April 8 marks the beginning of National Library Week. Philadelphia is home to scores of historically important libraries that have served the city and the United States for more than two centuries. The Wagner Free Institute of Science — which doubles as a natural sciences museum and library — ranks among the most groundbreaking of the city's educational institutions, having essentially introduced the concept of free public adult educational programming in science.
The institute's origins trace back to the educational philosophies and scientific passions of its founder, William Wagner. A worldly Philadelphia-based merchant, Wagner traveled the globe on business errands for the wealthy banker and noted philanthropist Stephen Girard. During his journeys, he simultaneously built a sizable fortune and amassed an impressive collection of specimens and scientific samples — including fossils and minerals — from around the world.
His business career proved so lucrative that he managed to retire young. He gathered his scientific collection at his property known as Elm Grove, just outside Philadelphia, and pursued his passion for science full time. His endeavors led to a revolution in accessible education.
In the early 1850s, he leveraged his immense personal collection to present lectures and discussions open to the public, based out of Elm Grove. Holding these free events in the evening to accommodate the busy schedules of working people, Wagner sought to enrich Philadelphians' intellectual lives with the natural sciences, which were still relatively new scholarly subjects even for those lucky enough to receive a top-notch education.
The scope of his lectures outgrew his home, leading Wagner to procure larger facilities and enlist the service of six colleagues to help him cope with the public's demand for accessible science programming. By 1855, Wagner had incorporated the Wagner Free Institute of Science. Working out of a public hall, he and his cohort of volunteer educators covered topics including chemistry and paleontology, among scores of others, offering courses throughout the week.
Wagner worked toward a dedicated facility for the institute, tapping the famed architect John McArthur Jr. to accomplish the task. (McArthur would most famously design City Hall, which held the title of the world's tallest habitable building for 14 years. The institute in North Philadelphia, at 17th Street and Montgomery Avenue, remains one of McArthur's few structures still standing.)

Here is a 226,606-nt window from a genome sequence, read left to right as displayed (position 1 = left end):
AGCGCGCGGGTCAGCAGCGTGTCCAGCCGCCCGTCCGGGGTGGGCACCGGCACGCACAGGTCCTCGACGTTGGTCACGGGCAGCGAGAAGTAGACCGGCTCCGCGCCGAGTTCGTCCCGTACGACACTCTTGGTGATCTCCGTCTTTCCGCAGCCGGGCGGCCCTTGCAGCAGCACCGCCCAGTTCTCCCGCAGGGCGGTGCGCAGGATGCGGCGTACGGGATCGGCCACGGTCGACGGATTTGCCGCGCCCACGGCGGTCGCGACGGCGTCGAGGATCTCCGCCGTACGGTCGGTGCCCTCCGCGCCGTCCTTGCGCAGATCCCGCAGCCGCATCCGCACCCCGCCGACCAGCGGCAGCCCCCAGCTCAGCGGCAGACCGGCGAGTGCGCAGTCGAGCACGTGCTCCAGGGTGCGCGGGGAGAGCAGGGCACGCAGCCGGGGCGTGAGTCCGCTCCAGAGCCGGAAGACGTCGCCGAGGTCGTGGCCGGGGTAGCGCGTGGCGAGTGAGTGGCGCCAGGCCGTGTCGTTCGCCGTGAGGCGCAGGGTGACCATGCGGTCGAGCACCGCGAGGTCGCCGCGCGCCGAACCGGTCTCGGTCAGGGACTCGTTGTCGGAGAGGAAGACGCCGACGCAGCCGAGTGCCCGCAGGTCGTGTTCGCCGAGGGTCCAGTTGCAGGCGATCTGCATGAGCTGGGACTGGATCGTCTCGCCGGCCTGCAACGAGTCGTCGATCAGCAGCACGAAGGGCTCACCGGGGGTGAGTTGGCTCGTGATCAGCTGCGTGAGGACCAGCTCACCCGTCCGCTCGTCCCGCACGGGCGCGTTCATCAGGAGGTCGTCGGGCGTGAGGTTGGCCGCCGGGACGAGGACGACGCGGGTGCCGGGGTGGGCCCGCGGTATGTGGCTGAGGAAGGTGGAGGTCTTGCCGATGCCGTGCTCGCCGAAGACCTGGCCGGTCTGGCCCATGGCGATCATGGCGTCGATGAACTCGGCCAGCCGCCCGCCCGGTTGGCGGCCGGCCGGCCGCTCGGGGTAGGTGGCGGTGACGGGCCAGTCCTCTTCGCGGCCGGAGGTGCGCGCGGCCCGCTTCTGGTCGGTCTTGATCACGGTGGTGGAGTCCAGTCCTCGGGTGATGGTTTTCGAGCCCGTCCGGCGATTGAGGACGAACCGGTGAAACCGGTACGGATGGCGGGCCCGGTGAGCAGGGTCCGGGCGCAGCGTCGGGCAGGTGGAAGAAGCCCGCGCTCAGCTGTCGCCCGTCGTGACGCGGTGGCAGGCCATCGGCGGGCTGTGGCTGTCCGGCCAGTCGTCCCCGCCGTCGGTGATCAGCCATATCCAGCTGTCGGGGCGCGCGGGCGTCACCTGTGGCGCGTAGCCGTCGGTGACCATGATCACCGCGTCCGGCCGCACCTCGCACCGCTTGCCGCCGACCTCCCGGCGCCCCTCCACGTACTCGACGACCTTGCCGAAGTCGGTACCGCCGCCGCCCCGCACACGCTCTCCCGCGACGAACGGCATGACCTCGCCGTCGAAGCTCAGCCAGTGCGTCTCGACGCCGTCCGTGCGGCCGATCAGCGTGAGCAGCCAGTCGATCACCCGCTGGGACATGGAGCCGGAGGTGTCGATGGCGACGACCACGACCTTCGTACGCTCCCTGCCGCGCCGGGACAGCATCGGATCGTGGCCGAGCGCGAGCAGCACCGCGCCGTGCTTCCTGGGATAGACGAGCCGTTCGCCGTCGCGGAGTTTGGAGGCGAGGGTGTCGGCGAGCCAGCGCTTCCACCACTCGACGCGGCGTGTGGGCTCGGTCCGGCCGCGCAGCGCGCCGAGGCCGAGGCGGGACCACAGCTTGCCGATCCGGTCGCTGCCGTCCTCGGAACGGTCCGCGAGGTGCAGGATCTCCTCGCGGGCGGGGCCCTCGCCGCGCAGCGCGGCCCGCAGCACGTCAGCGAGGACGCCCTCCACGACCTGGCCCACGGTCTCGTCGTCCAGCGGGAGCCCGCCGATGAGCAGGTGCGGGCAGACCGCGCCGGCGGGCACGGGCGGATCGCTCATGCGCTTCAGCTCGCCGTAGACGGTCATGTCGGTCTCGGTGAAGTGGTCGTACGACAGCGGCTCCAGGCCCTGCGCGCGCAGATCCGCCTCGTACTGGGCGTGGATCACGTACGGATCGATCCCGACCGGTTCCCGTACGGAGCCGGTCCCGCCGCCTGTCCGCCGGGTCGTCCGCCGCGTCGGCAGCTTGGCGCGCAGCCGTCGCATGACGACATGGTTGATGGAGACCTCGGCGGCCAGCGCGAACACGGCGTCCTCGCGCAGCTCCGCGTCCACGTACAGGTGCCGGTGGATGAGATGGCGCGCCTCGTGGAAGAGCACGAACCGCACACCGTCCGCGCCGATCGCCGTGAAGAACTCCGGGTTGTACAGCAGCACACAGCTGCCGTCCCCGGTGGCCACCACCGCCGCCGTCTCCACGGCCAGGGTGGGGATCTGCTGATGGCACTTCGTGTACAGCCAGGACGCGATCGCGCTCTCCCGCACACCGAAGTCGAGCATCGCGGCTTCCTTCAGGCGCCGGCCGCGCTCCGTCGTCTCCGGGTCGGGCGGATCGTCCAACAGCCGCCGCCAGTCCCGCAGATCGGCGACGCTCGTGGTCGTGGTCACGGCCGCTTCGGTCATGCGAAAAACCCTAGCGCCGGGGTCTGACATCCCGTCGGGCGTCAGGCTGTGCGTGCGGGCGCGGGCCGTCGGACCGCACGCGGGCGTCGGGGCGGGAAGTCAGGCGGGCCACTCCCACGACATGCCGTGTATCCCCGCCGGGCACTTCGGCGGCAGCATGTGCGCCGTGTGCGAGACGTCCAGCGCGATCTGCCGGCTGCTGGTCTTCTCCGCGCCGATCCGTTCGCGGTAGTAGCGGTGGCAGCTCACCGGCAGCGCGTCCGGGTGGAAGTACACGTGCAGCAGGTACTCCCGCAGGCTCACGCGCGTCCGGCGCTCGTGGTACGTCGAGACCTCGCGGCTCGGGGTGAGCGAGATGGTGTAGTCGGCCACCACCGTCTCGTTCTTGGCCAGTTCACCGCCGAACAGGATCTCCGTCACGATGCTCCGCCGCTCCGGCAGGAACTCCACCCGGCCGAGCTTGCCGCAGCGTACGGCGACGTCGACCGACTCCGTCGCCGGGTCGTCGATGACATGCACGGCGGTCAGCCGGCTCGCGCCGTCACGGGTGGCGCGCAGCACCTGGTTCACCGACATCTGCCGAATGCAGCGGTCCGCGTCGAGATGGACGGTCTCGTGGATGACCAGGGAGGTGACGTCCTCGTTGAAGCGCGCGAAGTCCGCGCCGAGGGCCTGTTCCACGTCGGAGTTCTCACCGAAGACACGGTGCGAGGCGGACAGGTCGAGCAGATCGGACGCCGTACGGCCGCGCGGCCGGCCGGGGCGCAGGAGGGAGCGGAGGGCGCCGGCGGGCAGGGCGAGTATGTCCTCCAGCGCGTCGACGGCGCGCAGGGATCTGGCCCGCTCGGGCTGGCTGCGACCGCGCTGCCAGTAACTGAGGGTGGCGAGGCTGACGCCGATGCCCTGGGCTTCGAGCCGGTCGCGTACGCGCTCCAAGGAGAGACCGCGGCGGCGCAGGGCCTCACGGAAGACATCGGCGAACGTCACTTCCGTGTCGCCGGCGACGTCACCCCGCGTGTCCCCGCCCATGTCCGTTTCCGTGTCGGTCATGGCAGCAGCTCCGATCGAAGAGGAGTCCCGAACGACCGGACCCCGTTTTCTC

Construction finished in 1865, and the building — which houses the institute to this day — began hosting Wagner's ambitiously wide-ranging educational services.
The institute was an exemplar of democratic ideals. In an era when women faced incredible hurdles accessing even basic educational opportunities, it opened its doors to Philadelphia's male and female populations alike. Providing participants with recognition for their self-driven scholarship, the institute presented diplomas, one of which HSP preserves in its collections.
(Note that not all of Philadelphia loved the institute. The building was situated next to one of the city's earliest baseball diamonds, and, purportedly, Wagner declined to return balls that landed on the institute's property).
Wagner passed away in 1885 at the age of 89, having helmed the institute from its beginning. Leadership passed to Joseph Leidy, the famed scientist, paleontologist, and University of Pennsylvania professor. Under Leidy, the institute became a hub for scientific research and enlarged its collections, the last such expansion to occur in its history.
Today, the institute — now a National Historic Landmark — stands as a rare example of a Victorian-era natural sciences museum and library and continues to offer free programming to the public.
Patrick Glennon is a communications officer at the Historical Society of Pennsylvania. firstname.lastname@example.org